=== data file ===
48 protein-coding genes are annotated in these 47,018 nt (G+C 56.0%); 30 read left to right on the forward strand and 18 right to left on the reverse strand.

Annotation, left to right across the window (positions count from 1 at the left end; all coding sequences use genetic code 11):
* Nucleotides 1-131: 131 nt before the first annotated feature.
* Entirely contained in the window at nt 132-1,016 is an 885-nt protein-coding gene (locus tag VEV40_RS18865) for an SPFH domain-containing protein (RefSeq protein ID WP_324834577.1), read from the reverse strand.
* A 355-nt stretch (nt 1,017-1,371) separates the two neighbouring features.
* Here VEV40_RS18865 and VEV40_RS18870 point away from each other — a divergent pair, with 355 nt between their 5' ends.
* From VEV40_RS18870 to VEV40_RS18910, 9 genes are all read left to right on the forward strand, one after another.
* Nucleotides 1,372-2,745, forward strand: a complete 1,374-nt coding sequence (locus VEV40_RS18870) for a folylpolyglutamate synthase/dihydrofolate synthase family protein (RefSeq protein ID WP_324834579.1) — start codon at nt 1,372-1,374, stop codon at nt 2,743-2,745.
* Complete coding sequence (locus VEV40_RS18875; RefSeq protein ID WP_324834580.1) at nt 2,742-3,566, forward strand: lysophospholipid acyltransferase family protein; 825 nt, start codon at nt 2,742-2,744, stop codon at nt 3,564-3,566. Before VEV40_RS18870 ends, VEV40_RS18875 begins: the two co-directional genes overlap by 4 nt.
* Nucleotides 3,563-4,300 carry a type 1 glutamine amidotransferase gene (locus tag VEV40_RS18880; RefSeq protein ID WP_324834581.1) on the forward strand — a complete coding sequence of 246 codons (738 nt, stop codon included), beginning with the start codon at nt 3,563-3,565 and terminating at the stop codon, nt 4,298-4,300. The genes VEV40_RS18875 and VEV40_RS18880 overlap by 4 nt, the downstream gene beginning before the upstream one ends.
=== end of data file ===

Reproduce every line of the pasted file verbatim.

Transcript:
48 protein-coding genes are annotated in these 47,018 nt (G+C 56.0%); 30 read left to right on the forward strand and 18 right to left on the reverse strand.

Annotation, left to right across the window (positions count from 1 at the left end; all coding sequences use genetic code 11):
* Nucleotides 1-131: 131 nt before the first annotated feature.
* Entirely contained in the window at nt 132-1,016 is an 885-nt protein-coding gene (locus tag VEV40_RS18865) for an SPFH domain-containing protein (RefSeq protein ID WP_324834577.1), read from the reverse strand.
* A 355-nt stretch (nt 1,017-1,371) separates the two neighbouring features.
* Here VEV40_RS18865 and VEV40_RS18870 point away from each other — a divergent pair, with 355 nt between their 5' ends.
* From VEV40_RS18870 to VEV40_RS18910, 9 genes are all read left to right on the forward strand, one after another.
* Nucleotides 1,372-2,745, forward strand: a complete 1,374-nt coding sequence (locus VEV40_RS18870) for a folylpolyglutamate synthase/dihydrofolate synthase family protein (RefSeq protein ID WP_324834579.1) — start codon at nt 1,372-1,374, stop codon at nt 2,743-2,745.
* Complete coding sequence (locus VEV40_RS18875; RefSeq protein ID WP_324834580.1) at nt 2,742-3,566, forward strand: lysophospholipid acyltransferase family protein; 825 nt, start codon at nt 2,742-2,744, stop codon at nt 3,564-3,566. Before VEV40_RS18870 ends, VEV40_RS18875 begins: the two co-directional genes overlap by 4 nt.
* Nucleotides 3,563-4,300 carry a type 1 glutamine amidotransferase gene (locus tag VEV40_RS18880; RefSeq protein ID WP_324834581.1) on the forward strand — a complete coding sequence of 246 codons (738 nt, stop codon included), beginning with the start codon at nt 3,563-3,565 and terminating at the stop codon, nt 4,298-4,300. The genes VEV40_RS18875 and VEV40_RS18880 overlap by 4 nt, the downstream gene beginning before the upstream one ends.